Mourners packed a church in Northern California for the funeral of a 13-year-old girl who was one of three people gunned down at a food festival in one of three shooting rampages that erupted across the country in eight days and left 34 people dead.
Keyla Salazar was remembered by her family as a "happy and resilient girl," who lovingly cared for her dogs "Cinnamon" and "Lucky," her cat "Rosie," her rabbit "Miss Jackson" and her guinea pig "Albert."
"Her tender smile and charismatic personality conquered everyone's heart. Her intelligence, her strength, her tenacity motivated everyone to move forward,” her family said in a statement released by the Archdiocese of San Jose.
About 200 people filled Our Lady of Guadalupe church in San Jose Tuesday as a white casket bearing Keyla's body was brought into the sanctuary and covered with handwritten farewell messages, according to the San Francisco Chronicle.
Keyla's funeral came three days after she would have celebrated her 14th birthday.
Her family said Keyla had endured being bullied, but "never lost her joy or happiness for life."
“She never gave up and continued to strive to achieve her academic goals. She was a girl who loved science and technology creating ingenious videos, making everyone laugh,” her family's statement read, adding that Keyla had dreamed of pursuing a career in animation.
Keyla and two others, including a 6-year-old boy, were killed just days before back-to-back mass shootings in El Paso, Texas, and Dayton, Ohio, left a combined 31 people dead and more than 50 injured.
She was killed on June 28 while attending the Gilroy Garlic Festival when 19-year-old Santino William Legan allegedly opened fire on festival-goers with an AK-47-style rifle.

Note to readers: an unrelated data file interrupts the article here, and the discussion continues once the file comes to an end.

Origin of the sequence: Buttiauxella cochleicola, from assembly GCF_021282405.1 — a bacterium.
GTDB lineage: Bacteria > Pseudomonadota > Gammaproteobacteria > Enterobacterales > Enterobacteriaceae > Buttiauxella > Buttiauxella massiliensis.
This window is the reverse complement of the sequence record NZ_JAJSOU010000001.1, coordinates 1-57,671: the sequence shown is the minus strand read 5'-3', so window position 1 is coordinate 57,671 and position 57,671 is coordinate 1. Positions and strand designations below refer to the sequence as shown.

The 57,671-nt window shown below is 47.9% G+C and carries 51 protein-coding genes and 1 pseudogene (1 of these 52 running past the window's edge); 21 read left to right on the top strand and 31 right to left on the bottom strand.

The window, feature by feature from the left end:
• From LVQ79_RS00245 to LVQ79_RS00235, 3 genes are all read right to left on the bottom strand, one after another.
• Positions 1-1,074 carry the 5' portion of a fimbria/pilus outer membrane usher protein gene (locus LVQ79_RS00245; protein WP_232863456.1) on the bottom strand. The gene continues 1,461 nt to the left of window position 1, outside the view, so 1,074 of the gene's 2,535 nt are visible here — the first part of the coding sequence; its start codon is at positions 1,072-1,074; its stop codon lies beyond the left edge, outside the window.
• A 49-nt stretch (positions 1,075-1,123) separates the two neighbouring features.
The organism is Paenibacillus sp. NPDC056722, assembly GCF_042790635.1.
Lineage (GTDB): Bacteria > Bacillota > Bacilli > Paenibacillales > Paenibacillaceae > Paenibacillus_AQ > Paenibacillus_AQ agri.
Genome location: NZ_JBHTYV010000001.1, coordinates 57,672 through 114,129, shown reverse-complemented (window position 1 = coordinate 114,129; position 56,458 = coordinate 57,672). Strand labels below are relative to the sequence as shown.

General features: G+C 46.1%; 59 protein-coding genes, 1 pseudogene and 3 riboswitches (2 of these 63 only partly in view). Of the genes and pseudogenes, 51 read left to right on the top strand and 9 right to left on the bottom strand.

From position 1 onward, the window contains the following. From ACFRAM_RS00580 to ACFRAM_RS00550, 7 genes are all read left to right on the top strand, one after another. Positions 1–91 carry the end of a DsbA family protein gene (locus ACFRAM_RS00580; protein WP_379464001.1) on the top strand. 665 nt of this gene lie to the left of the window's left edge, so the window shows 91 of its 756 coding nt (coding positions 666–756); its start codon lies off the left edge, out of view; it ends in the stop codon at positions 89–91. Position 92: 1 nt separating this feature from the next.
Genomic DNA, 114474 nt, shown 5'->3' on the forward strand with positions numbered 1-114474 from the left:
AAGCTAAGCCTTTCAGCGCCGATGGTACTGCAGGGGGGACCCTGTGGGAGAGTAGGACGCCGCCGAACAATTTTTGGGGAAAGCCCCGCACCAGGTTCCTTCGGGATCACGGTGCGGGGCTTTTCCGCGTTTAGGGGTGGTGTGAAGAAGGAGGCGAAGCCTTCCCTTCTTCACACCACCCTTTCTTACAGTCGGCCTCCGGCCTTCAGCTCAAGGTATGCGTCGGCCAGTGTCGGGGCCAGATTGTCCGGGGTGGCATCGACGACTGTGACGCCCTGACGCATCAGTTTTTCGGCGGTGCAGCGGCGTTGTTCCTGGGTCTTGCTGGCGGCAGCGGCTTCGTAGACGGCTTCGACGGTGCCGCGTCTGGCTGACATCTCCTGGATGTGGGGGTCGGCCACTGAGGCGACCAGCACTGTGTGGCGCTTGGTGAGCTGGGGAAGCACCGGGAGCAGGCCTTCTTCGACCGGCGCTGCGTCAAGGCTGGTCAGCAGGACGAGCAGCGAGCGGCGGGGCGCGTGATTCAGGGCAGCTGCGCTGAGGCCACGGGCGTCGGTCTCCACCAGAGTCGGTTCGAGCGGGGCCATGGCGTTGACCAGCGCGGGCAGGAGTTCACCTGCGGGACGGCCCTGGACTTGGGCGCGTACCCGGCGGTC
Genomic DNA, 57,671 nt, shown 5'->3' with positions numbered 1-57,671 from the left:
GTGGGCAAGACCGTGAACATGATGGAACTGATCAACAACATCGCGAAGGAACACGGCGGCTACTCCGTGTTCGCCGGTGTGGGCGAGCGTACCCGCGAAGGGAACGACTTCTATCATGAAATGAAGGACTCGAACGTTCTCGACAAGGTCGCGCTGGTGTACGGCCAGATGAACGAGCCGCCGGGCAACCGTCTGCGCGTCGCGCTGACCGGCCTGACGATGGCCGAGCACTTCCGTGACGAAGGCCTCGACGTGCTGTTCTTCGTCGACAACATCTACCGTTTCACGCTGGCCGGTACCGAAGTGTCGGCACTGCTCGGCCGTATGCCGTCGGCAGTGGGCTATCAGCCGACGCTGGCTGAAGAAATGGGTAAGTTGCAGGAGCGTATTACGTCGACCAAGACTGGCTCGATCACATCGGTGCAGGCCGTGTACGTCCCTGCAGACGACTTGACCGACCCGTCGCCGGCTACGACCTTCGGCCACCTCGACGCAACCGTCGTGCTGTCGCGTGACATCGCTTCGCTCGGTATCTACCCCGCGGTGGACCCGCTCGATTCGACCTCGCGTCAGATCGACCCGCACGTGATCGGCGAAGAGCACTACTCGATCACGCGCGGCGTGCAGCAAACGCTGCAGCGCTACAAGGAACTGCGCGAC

Two other people slain in the rampage were identified as 6-year-old Stephen Romero and 25-year-old Trevor Irby. Eleven people were wounded in the massacre.
Police responded to the shooting in minutes and fatally shot Legan during a gun battle, officials said.
Investigators are still searching for a motive in the Gilroy shooting.
Just hours after Keyla's funeral, officials from the Federal Bureau of Investigation (FBI) said they will open a domestic terrorism investigation into the Gilroy Garlic Festival shooting.
During a news conference Tuesday evening, John Bennett, special agent in charge of the FBI's San Francisco field office, said investigators uncovered evidence that Legan intended to target churches, religious groups, political parties and other organizations nationwide.
"The FBI and the Gilroy Police Department have uncovered a list of organizations on the suspect's digital media, that may have been potential targets of violence," Bennett said.
The suspect legally purchased the rifle used in the attack on July 9 at a gun shop in Fallon, Nevada, but illegally brought it into California, where such guns are banned, officials said.
Legan allegedly had a 75-round drum magazine -- with 71 rounds left in the drum -- and two 40-round magazines on his body when he was killed, said Gilroy Police Chief Scot Smithee.
In a statement released to ABC station KGO-TV in San Francisco, Legan's family said they are "deeply shocked and horrified by the actions of our son."
"To the families of Stephen Romero, Keyla Salazar, Trevor Irby, and to the injured that survived this tragedy, we cannot begin to describe our despair at his actions," the family's statement reads. "It is impossible to reconcile this with the son we thought we knew."